- For decades, scientists have put digital faces on the fossilized remains of ancient peoples, famous and unknown.
- A new study reconstructs the face of a 35,000-year-old man, whose remains were discovered in Egypt’s Nile Valley in 1980.
- This digital approximation revealed a surprisingly robust jawbone (compared to modern humans) and a detailed portrait of a unique era in human history.
About 35,000 years ago, a man of African descent died in what is now Egypt. Predating the first known pharaoh by 32 millennia, no one knows who this man was or what kind of society he lived in. The only archaeological clue was the ax found next to him when his bones were discovered more than four decades ago at Nazlet Khater 2, an archaeological site in Egypt’s Nile Valley.
Although the details of his life are lost to time, his death is one of the most important moments in archaeology. That’s because the man, who was 5ft 3in tall and between 17 and 29 years old, is the oldest known A wise man skeleton in Egypt, and one of the oldest in the world. And, above all, his skull is remarkably intact.
Now, 43 years after his initial discovery, Brazilian scientists have used a process known as photogrammetry to digitally recreate what this ancient man might have looked like. Their prepublication study has been published (in Portuguese) at the end of March.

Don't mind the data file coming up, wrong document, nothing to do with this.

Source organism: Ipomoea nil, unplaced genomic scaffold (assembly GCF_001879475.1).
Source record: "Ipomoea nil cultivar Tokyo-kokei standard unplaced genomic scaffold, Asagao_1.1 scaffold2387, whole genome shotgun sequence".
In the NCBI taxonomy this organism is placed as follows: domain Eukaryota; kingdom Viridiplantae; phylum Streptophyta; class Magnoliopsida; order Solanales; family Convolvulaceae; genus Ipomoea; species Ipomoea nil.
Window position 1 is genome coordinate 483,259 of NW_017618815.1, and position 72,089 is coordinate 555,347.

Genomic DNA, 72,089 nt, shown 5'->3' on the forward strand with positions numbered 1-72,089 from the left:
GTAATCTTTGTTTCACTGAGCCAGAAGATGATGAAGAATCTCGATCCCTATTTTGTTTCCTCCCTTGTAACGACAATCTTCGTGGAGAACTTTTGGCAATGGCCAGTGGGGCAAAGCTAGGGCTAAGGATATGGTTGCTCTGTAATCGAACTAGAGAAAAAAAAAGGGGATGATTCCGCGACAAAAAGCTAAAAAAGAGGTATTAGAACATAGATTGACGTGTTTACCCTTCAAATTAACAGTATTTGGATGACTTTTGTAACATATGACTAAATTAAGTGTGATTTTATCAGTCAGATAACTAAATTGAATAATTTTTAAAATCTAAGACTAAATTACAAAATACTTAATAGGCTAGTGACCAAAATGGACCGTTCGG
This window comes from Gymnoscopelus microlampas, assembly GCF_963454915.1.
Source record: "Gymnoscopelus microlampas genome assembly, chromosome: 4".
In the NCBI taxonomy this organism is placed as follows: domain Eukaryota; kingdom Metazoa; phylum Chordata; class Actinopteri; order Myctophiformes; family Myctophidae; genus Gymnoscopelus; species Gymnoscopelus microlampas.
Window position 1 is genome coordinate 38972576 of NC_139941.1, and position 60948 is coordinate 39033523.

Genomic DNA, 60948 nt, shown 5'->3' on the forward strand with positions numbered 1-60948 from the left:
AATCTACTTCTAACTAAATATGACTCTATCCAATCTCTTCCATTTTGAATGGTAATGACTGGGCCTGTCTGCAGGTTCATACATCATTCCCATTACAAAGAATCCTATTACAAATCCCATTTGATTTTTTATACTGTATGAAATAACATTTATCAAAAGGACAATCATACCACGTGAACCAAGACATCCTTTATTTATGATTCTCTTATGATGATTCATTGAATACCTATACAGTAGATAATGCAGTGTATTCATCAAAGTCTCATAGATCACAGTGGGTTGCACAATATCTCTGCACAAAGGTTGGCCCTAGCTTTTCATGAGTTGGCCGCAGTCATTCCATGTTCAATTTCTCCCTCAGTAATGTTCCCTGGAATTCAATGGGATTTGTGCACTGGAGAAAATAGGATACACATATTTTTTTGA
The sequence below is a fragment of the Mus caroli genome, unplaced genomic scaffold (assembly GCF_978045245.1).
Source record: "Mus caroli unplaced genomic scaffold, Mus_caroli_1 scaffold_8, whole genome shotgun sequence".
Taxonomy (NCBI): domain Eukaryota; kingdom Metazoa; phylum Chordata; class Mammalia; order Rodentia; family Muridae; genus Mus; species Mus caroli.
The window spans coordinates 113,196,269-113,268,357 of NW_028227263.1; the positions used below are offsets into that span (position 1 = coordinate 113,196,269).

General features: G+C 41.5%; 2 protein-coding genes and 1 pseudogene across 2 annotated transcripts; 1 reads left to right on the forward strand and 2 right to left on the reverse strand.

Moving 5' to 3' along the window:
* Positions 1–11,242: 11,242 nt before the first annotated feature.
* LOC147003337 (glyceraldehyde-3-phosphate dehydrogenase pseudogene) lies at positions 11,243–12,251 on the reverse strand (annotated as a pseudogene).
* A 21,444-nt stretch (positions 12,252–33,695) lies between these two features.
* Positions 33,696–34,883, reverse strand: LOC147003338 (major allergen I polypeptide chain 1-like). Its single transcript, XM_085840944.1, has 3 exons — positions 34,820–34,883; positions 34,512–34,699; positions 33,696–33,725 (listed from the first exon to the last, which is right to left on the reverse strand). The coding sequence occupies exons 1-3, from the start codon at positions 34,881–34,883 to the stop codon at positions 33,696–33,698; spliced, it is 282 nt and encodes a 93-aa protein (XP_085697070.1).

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“The skeleton has most of the bones preserved, although there were some losses,” said co-author and archaeologist Moacir Elias Santos. Live Science. “But the main structure for the facial approximation, the skull, has been well preserved.”
By stitching together detailed images of the skeleton, the scientists created two composite images: a black-and-white image in a neutral state and another in a more realistic rendering with facial hair and curly locks. The researchers found that the skull itself had a mostly modern structure, although the jawbone was much sturdier than what is typically found in modern skulls. A wise mana possible genetic remnant of our Great Ape ancestors.
The practice of photogrammetry in archeology is decades old, but recent technological developments have made the technique more affordable, ubiquitous, and accurate. In its most basic form, photogrammetry creates 3D renderings of 2D images and uses feature matching to capture an artifact, burial site, or (in this case) skull from all angles.
In recent years, scientists have returned numerous digital recreations derived from human fossils. In 2016, the University of Glasgow recreated legendary Scottish king Robert the Bruce using a cast of the original skull and demographic statistics to fill in the blanks (a 14th century Scottish king probably had red hair and brown eyes, for example.)
Other studies have also digitally recreated famous faces found in the same region as this 35,000-year-old specimen. In 2021, scientists from the Face Lab at Liverpool John Moores University in the UK recreated the face of Ramesses II, arguably the most famous pharaoh of ancient Egypt, who reigned from 1279 to 1213 BCE. Using a collection of CT scan data, Ramses II, who died around the age of 90, was even aged to around 45 years old.
Brazilian scientists admit their digital recreation is only an approximation, but due to the skeleton’s age (dating back to the late Paleolithic era), this facial facsimile not only puts a face to an era little known in human history, but also helps scientists understand an important chapter in human evolution.
Darren lives in Portland, has a cat, and writes/edits about science fiction and how our world works. You can find his previous stuff at Gizmodo and Paste if you look hard enough.